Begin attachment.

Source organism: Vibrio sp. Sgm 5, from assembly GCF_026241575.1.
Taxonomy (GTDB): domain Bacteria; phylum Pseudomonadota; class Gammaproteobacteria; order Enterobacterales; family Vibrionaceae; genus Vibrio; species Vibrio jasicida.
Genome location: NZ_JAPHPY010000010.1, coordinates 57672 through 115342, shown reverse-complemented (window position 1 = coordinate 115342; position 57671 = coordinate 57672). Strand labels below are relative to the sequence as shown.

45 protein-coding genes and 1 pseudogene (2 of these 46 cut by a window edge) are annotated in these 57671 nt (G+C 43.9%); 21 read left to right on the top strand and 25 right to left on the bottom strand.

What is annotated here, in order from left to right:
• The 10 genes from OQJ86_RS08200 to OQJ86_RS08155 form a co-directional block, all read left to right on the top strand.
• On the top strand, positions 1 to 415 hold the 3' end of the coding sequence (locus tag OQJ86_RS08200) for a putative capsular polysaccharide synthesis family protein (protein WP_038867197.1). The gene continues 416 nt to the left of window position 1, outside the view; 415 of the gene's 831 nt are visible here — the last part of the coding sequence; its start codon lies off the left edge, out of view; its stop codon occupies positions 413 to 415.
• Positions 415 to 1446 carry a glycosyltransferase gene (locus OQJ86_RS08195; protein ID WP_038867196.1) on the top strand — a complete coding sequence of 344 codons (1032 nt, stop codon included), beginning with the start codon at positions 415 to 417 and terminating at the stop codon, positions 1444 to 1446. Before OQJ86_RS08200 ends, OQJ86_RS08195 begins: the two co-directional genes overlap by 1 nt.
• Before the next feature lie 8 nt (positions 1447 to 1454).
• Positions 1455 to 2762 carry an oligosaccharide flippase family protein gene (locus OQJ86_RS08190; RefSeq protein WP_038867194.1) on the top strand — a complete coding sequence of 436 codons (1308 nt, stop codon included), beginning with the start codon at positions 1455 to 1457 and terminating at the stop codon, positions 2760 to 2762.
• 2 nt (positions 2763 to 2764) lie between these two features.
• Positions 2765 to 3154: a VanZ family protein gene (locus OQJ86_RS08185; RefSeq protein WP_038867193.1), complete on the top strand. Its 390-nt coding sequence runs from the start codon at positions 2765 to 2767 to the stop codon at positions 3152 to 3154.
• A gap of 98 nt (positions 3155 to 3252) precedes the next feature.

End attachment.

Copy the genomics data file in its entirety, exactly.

Source organism: Vibrio sp. Sgm 5, from assembly GCF_026241575.1.
Taxonomy (GTDB): domain Bacteria; phylum Pseudomonadota; class Gammaproteobacteria; order Enterobacterales; family Vibrionaceae; genus Vibrio; species Vibrio jasicida.
Genome location: NZ_JAPHPY010000010.1, coordinates 57672 through 115342, shown reverse-complemented (window position 1 = coordinate 115342; position 57671 = coordinate 57672). Strand labels below are relative to the sequence as shown.

45 protein-coding genes and 1 pseudogene (2 of these 46 cut by a window edge) are annotated in these 57671 nt (G+C 43.9%); 21 read left to right on the top strand and 25 right to left on the bottom strand.

What is annotated here, in order from left to right:
• The 10 genes from OQJ86_RS08200 to OQJ86_RS08155 form a co-directional block, all read left to right on the top strand.
• On the top strand, positions 1 to 415 hold the 3' end of the coding sequence (locus tag OQJ86_RS08200) for a putative capsular polysaccharide synthesis family protein (protein WP_038867197.1). The gene continues 416 nt to the left of window position 1, outside the view; 415 of the gene's 831 nt are visible here — the last part of the coding sequence; its start codon lies off the left edge, out of view; its stop codon occupies positions 413 to 415.
• Positions 415 to 1446 carry a glycosyltransferase gene (locus OQJ86_RS08195; protein ID WP_038867196.1) on the top strand — a complete coding sequence of 344 codons (1032 nt, stop codon included), beginning with the start codon at positions 415 to 417 and terminating at the stop codon, positions 1444 to 1446. Before OQJ86_RS08200 ends, OQJ86_RS08195 begins: the two co-directional genes overlap by 1 nt.
• Before the next feature lie 8 nt (positions 1447 to 1454).
• Positions 1455 to 2762 carry an oligosaccharide flippase family protein gene (locus OQJ86_RS08190; RefSeq protein WP_038867194.1) on the top strand — a complete coding sequence of 436 codons (1308 nt, stop codon included), beginning with the start codon at positions 1455 to 1457 and terminating at the stop codon, positions 2760 to 2762.
• 2 nt (positions 2763 to 2764) lie between these two features.
• Positions 2765 to 3154: a VanZ family protein gene (locus OQJ86_RS08185; RefSeq protein WP_038867193.1), complete on the top strand. Its 390-nt coding sequence runs from the start codon at positions 2765 to 2767 to the stop codon at positions 3152 to 3154.
• A gap of 98 nt (positions 3155 to 3252) precedes the next feature.